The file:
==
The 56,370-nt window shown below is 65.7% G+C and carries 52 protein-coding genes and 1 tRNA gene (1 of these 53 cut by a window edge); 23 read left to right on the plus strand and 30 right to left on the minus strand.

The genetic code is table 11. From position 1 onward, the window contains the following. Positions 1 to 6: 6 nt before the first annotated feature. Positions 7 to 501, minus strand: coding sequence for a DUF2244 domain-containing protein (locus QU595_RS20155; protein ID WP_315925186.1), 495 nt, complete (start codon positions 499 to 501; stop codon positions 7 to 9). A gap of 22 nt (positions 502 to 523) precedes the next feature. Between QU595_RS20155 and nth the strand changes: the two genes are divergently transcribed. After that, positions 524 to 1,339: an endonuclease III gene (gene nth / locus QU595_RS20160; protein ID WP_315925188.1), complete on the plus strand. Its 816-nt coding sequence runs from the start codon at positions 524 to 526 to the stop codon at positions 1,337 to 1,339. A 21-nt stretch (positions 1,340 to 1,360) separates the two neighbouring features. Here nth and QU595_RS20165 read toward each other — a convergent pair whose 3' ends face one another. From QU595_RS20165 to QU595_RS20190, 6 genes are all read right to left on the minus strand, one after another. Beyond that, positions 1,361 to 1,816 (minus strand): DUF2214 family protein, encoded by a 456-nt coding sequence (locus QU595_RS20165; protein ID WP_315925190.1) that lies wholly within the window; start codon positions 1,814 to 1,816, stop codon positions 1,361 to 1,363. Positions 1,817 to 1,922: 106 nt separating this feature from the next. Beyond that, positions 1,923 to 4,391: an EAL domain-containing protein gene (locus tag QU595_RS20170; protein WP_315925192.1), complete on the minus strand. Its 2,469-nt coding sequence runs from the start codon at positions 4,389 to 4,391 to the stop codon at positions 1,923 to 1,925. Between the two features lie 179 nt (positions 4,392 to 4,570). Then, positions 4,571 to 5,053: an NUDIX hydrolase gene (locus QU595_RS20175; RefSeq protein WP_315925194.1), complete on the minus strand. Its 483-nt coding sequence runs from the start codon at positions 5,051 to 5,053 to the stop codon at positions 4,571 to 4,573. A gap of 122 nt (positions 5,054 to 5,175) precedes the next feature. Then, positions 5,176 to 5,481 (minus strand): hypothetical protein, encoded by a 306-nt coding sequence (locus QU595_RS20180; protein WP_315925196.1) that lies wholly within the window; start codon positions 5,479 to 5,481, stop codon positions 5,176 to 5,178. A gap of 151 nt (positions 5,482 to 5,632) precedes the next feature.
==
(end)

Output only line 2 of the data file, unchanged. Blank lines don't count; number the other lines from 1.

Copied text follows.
The genetic code is table 11. From position 1 onward, the window contains the following. Positions 1 to 6: 6 nt before the first annotated feature. Positions 7 to 501, minus strand: coding sequence for a DUF2244 domain-containing protein (locus QU595_RS20155; protein ID WP_315925186.1), 495 nt, complete (start codon positions 499 to 501; stop codon positions 7 to 9). A gap of 22 nt (positions 502 to 523) precedes the next feature. Between QU595_RS20155 and nth the strand changes: the two genes are divergently transcribed. After that, positions 524 to 1,339: an endonuclease III gene (gene nth / locus QU595_RS20160; protein ID WP_315925188.1), complete on the plus strand. Its 816-nt coding sequence runs from the start codon at positions 524 to 526 to the stop codon at positions 1,337 to 1,339. A 21-nt stretch (positions 1,340 to 1,360) separates the two neighbouring features. Here nth and QU595_RS20165 read toward each other — a convergent pair whose 3' ends face one another. From QU595_RS20165 to QU595_RS20190, 6 genes are all read right to left on the minus strand, one after another. Beyond that, positions 1,361 to 1,816 (minus strand): DUF2214 family protein, encoded by a 456-nt coding sequence (locus QU595_RS20165; protein ID WP_315925190.1) that lies wholly within the window; start codon positions 1,814 to 1,816, stop codon positions 1,361 to 1,363. Positions 1,817 to 1,922: 106 nt separating this feature from the next. Beyond that, positions 1,923 to 4,391: an EAL domain-containing protein gene (locus tag QU595_RS20170; protein WP_315925192.1), complete on the minus strand. Its 2,469-nt coding sequence runs from the start codon at positions 4,389 to 4,391 to the stop codon at positions 1,923 to 1,925. Between the two features lie 179 nt (positions 4,392 to 4,570). Then, positions 4,571 to 5,053: an NUDIX hydrolase gene (locus QU595_RS20175; RefSeq protein WP_315925194.1), complete on the minus strand. Its 483-nt coding sequence runs from the start codon at positions 5,051 to 5,053 to the stop codon at positions 4,571 to 4,573. A gap of 122 nt (positions 5,054 to 5,175) precedes the next feature. Then, positions 5,176 to 5,481 (minus strand): hypothetical protein, encoded by a 306-nt coding sequence (locus QU595_RS20180; protein WP_315925196.1) that lies wholly within the window; start codon positions 5,479 to 5,481, stop codon positions 5,176 to 5,178. A gap of 151 nt (positions 5,482 to 5,632) precedes the next feature.